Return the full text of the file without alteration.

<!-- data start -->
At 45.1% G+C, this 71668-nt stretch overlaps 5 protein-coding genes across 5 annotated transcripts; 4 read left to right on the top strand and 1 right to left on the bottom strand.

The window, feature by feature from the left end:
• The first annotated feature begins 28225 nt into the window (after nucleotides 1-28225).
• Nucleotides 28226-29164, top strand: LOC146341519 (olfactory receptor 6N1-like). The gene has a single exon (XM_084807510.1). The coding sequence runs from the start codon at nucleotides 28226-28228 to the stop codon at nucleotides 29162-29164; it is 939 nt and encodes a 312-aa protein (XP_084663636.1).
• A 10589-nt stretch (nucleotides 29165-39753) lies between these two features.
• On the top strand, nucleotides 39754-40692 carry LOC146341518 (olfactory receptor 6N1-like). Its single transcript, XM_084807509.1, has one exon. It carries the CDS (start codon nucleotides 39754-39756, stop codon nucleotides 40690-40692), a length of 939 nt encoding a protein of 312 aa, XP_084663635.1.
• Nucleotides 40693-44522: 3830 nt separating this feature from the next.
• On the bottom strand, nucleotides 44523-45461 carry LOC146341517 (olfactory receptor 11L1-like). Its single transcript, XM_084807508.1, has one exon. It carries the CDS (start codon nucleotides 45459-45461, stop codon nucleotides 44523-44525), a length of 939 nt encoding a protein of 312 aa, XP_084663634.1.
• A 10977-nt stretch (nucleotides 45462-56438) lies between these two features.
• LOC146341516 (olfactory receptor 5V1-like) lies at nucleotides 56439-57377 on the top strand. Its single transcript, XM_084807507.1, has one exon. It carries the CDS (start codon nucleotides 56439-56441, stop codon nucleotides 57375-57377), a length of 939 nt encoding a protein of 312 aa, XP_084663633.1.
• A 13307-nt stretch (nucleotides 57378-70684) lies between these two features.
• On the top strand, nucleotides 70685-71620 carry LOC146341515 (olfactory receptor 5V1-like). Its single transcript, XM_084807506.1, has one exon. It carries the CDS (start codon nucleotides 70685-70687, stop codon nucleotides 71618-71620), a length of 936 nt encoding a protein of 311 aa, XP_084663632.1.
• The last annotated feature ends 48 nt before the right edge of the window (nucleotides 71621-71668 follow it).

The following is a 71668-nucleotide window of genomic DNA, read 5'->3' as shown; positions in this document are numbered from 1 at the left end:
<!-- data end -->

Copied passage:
At 45.1% G+C, this 71668-nt stretch overlaps 5 protein-coding genes across 5 annotated transcripts; 4 read left to right on the top strand and 1 right to left on the bottom strand.

The window, feature by feature from the left end:
• The first annotated feature begins 28225 nt into the window (after nucleotides 1-28225).
• Nucleotides 28226-29164, top strand: LOC146341519 (olfactory receptor 6N1-like). The gene has a single exon (XM_084807510.1). The coding sequence runs from the start codon at nucleotides 28226-28228 to the stop codon at nucleotides 29162-29164; it is 939 nt and encodes a 312-aa protein (XP_084663636.1).
• A 10589-nt stretch (nucleotides 29165-39753) lies between these two features.
• On the top strand, nucleotides 39754-40692 carry LOC146341518 (olfactory receptor 6N1-like). Its single transcript, XM_084807509.1, has one exon. It carries the CDS (start codon nucleotides 39754-39756, stop codon nucleotides 40690-40692), a length of 939 nt encoding a protein of 312 aa, XP_084663635.1.
• Nucleotides 40693-44522: 3830 nt separating this feature from the next.
• On the bottom strand, nucleotides 44523-45461 carry LOC146341517 (olfactory receptor 11L1-like). Its single transcript, XM_084807508.1, has one exon. It carries the CDS (start codon nucleotides 45459-45461, stop codon nucleotides 44523-44525), a length of 939 nt encoding a protein of 312 aa, XP_084663634.1.
• A 10977-nt stretch (nucleotides 45462-56438) lies between these two features.
• LOC146341516 (olfactory receptor 5V1-like) lies at nucleotides 56439-57377 on the top strand. Its single transcript, XM_084807507.1, has one exon. It carries the CDS (start codon nucleotides 56439-56441, stop codon nucleotides 57375-57377), a length of 939 nt encoding a protein of 312 aa, XP_084663633.1.
• A 13307-nt stretch (nucleotides 57378-70684) lies between these two features.
• On the top strand, nucleotides 70685-71620 carry LOC146341515 (olfactory receptor 5V1-like). Its single transcript, XM_084807506.1, has one exon. It carries the CDS (start codon nucleotides 70685-70687, stop codon nucleotides 71618-71620), a length of 936 nt encoding a protein of 311 aa, XP_084663632.1.
• The last annotated feature ends 48 nt before the right edge of the window (nucleotides 71621-71668 follow it).

The following is a 71668-nucleotide window of genomic DNA, read 5'->3' as shown; positions in this document are numbered from 1 at the left end: